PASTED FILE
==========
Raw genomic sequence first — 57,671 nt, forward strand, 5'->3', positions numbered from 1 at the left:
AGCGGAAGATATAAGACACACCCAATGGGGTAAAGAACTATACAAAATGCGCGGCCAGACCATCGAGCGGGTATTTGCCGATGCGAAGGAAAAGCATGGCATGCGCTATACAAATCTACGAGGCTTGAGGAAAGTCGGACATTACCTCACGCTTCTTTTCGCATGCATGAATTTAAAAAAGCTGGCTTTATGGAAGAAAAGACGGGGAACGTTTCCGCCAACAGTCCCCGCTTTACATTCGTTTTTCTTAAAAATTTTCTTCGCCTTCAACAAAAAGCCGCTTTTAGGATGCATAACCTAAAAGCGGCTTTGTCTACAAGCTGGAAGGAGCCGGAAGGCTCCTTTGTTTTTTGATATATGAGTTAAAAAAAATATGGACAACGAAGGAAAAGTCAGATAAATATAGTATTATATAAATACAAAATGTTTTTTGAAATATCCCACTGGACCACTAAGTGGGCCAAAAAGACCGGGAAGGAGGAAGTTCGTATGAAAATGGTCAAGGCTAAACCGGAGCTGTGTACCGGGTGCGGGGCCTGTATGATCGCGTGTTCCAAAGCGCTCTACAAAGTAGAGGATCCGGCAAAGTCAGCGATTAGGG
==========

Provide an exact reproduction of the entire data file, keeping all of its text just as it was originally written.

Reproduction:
Raw genomic sequence first — 57,671 nt, forward strand, 5'->3', positions numbered from 1 at the left:
AGCGGAAGATATAAGACACACCCAATGGGGTAAAGAACTATACAAAATGCGCGGCCAGACCATCGAGCGGGTATTTGCCGATGCGAAGGAAAAGCATGGCATGCGCTATACAAATCTACGAGGCTTGAGGAAAGTCGGACATTACCTCACGCTTCTTTTCGCATGCATGAATTTAAAAAAGCTGGCTTTATGGAAGAAAAGACGGGGAACGTTTCCGCCAACAGTCCCCGCTTTACATTCGTTTTTCTTAAAAATTTTCTTCGCCTTCAACAAAAAGCCGCTTTTAGGATGCATAACCTAAAAGCGGCTTTGTCTACAAGCTGGAAGGAGCCGGAAGGCTCCTTTGTTTTTTGATATATGAGTTAAAAAAAATATGGACAACGAAGGAAAAGTCAGATAAATATAGTATTATATAAATACAAAATGTTTTTTGAAATATCCCACTGGACCACTAAGTGGGCCAAAAAGACCGGGAAGGAGGAAGTTCGTATGAAAATGGTCAAGGCTAAACCGGAGCTGTGTACCGGGTGCGGGGCCTGTATGATCGCGTGTTCCAAAGCGCTCTACAAAGTAGAGGATCCGGCAAAGTCAGCGATTAGGG